While federal individual assistance programs were approved for Kilauea victims last Thursday, North Hawaii residents began pitching in more than a month ago.
Dozens of individuals in Kawaihae, Waimea, Waikoloa Village and Hawi have led grassroots efforts beginning in early May to raise money and gather nonperishable foods, toiletries, tarps and other basic items for displaced families.
Rhonda Bell, who spearheads The Big Island Giving Tree — a nonprofit organization comprised of volunteers that help struggling families and seniors year-round — started collecting blankets, towels and water for evacuees on May 4, the day after the first eruption. She and other volunteers have loaded up trucks and delivered canned food, produce, bags of rice, pet food and other necessities to Pahoa Community Center and nearby shelters almost every day since.
In other parts of the region, donation tables have been seen at grocery stores, farmers markets and online the past few weeks.
Shelley Hirning reached out to friends and neighbors in Waikoloa Village and beyond in late May for donations she then drove to Pahoa Community Center June 3.
On June 9, a woman was spotted at the Hawi farmers market with a big sign, hoping to fill a truck heading to Puna with supplies. The same day, Waimea resident Dayna Kaia sat outside KTA Superstore Waimea for 10 hours, welcoming food and nonperishables as part of a food drives she led. Future food drives are scheduled at KTA Waimea July 13 and 14 and Aug. 10 and 11.
“I take food from The Food Basket and give it to the people. The numbers have raised daily from the mandatory evacuations,” she said. “I even have some families living in tents in my yard in Waimea.”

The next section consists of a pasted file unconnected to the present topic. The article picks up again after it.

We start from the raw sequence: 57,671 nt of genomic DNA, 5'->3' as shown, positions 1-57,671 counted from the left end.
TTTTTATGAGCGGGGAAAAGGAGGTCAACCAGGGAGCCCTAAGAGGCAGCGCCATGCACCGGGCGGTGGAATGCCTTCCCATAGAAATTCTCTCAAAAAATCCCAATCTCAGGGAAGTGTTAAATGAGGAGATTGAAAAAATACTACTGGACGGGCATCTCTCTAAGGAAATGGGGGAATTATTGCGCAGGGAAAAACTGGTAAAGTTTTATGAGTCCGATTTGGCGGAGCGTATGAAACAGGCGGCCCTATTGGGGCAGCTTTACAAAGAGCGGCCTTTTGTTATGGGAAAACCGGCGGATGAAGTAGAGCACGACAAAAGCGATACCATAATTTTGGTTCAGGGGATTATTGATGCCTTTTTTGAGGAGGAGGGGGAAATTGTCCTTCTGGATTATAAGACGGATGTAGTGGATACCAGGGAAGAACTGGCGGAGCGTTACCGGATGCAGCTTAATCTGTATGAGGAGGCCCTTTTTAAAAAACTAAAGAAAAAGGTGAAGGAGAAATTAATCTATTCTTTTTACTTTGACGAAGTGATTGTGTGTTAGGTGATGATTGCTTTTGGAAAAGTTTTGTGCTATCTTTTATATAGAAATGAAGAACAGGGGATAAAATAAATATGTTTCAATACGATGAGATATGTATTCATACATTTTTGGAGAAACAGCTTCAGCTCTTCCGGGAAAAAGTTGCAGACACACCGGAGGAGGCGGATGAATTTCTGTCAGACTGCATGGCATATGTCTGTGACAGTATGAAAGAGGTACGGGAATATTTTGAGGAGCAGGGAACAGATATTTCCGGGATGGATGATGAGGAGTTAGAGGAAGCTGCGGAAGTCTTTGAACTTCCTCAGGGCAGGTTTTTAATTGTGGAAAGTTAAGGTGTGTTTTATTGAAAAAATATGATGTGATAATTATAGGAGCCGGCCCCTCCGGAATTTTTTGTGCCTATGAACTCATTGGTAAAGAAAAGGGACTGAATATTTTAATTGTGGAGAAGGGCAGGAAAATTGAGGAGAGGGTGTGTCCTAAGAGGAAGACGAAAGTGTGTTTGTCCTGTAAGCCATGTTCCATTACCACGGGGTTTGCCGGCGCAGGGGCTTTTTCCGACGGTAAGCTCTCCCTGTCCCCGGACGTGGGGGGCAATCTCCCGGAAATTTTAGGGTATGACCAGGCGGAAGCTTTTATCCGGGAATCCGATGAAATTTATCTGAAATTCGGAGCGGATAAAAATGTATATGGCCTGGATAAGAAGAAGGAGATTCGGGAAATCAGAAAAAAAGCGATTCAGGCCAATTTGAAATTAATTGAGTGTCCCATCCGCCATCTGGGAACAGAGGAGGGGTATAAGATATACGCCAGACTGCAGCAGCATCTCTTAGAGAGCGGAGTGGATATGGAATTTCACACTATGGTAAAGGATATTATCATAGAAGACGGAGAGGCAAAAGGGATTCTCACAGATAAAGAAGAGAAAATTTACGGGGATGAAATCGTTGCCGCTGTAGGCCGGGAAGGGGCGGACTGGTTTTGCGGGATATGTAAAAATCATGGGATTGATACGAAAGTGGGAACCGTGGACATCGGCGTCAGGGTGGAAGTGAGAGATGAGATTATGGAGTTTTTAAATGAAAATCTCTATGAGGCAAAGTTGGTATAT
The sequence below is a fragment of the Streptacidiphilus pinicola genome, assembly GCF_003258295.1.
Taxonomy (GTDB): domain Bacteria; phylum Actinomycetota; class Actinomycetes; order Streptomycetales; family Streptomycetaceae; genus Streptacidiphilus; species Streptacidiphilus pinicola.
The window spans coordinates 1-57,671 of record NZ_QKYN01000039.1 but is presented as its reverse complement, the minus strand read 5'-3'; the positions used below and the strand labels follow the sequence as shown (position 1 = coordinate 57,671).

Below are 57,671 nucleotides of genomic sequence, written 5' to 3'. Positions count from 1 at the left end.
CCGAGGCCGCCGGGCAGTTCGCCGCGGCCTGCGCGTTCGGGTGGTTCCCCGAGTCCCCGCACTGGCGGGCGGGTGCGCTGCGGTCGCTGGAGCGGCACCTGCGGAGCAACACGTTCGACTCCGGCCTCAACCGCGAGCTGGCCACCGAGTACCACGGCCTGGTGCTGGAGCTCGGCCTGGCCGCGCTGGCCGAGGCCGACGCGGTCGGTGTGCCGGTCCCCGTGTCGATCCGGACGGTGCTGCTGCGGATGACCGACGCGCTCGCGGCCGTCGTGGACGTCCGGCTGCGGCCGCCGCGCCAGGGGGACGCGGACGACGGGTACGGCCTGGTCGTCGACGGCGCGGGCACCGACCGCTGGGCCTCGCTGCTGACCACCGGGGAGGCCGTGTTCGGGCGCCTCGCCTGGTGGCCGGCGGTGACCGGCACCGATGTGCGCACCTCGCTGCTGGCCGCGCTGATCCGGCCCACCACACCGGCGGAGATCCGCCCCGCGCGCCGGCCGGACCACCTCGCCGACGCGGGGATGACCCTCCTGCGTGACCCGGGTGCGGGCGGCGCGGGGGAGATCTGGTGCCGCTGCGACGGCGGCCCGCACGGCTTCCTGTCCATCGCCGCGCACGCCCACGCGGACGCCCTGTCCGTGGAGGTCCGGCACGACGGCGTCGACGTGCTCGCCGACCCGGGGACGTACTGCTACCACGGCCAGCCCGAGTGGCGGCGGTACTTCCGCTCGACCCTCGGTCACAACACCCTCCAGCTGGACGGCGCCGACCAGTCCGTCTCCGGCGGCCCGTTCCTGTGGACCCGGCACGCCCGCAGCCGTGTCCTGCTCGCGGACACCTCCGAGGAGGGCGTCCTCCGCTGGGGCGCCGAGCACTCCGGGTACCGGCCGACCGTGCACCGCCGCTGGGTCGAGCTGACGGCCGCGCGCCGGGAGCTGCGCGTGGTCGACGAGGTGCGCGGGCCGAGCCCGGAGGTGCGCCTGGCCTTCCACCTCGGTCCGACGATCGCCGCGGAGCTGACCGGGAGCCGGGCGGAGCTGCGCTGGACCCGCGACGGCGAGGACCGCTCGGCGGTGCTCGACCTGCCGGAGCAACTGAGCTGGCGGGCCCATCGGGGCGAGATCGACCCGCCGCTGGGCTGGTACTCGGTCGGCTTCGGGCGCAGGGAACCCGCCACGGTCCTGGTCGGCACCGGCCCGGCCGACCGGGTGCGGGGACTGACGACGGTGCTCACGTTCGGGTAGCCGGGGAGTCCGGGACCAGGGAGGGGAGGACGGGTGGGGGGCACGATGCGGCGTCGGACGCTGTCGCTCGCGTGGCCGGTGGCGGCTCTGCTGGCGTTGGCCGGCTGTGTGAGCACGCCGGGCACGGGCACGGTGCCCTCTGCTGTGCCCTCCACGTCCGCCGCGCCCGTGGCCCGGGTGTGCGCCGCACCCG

Earlier this month, three 15-year-old students in a Waimea homeschooling program created a GoFundMe page with a goal to raise $1,000 for Puna victims as their final project of the school year.
“We wanted to remotely earn something for a good cause,” student Jai Oakland said. “I’ve texted most of my family about it to get donations. It feels rewarding to support a local situation.”
Also spreading the word on Facebook and through emails, $700 had been raised as of Friday morning.
“We did fundraising for a soccer team to go to Oahu before, but nothing like this,” Cameron Stuart, another student, said. “I’ve learned through this project how bad it is for the lava flow victims. I probably would have assumed the families still had homes, not realizing they had lost everything.”
As part of their homeschooling requirements, the students must complete a certain number of hours volunteering within the community.
“I think it’s a great thing to help people in need because they would do the same thing for us if we were in the same situation,” Joshua Stuart said. “This shows that anybody can help out if they want to, even if they just donate a few dollars.”
Once raised, the $1,000 will be sent to HOPE Services Hawaii. On their website it says that exact amount would furnish a home for a family in transition.
“It’s great that they took it upon themselves, recognized the need, understand it now and developed an empathy for the situation,” Jennifer Green, their teacher, commented. “I’m really proud of them. There’s a lot going on to help and it feels good to be a part of something.”
To help the students reach their goal, donations can be made at www.gofundme.com/d65dzd-homeless-in-hawaii.
North Hawaii residents have also organized A Convoy to Puna that will be held from 7-11 a.m. June 30 at The Stables in Waikoloa Village. For more information on specific items needed email firstname.lastname@example.org.
By Landry Fuller Special to West Hawaii Today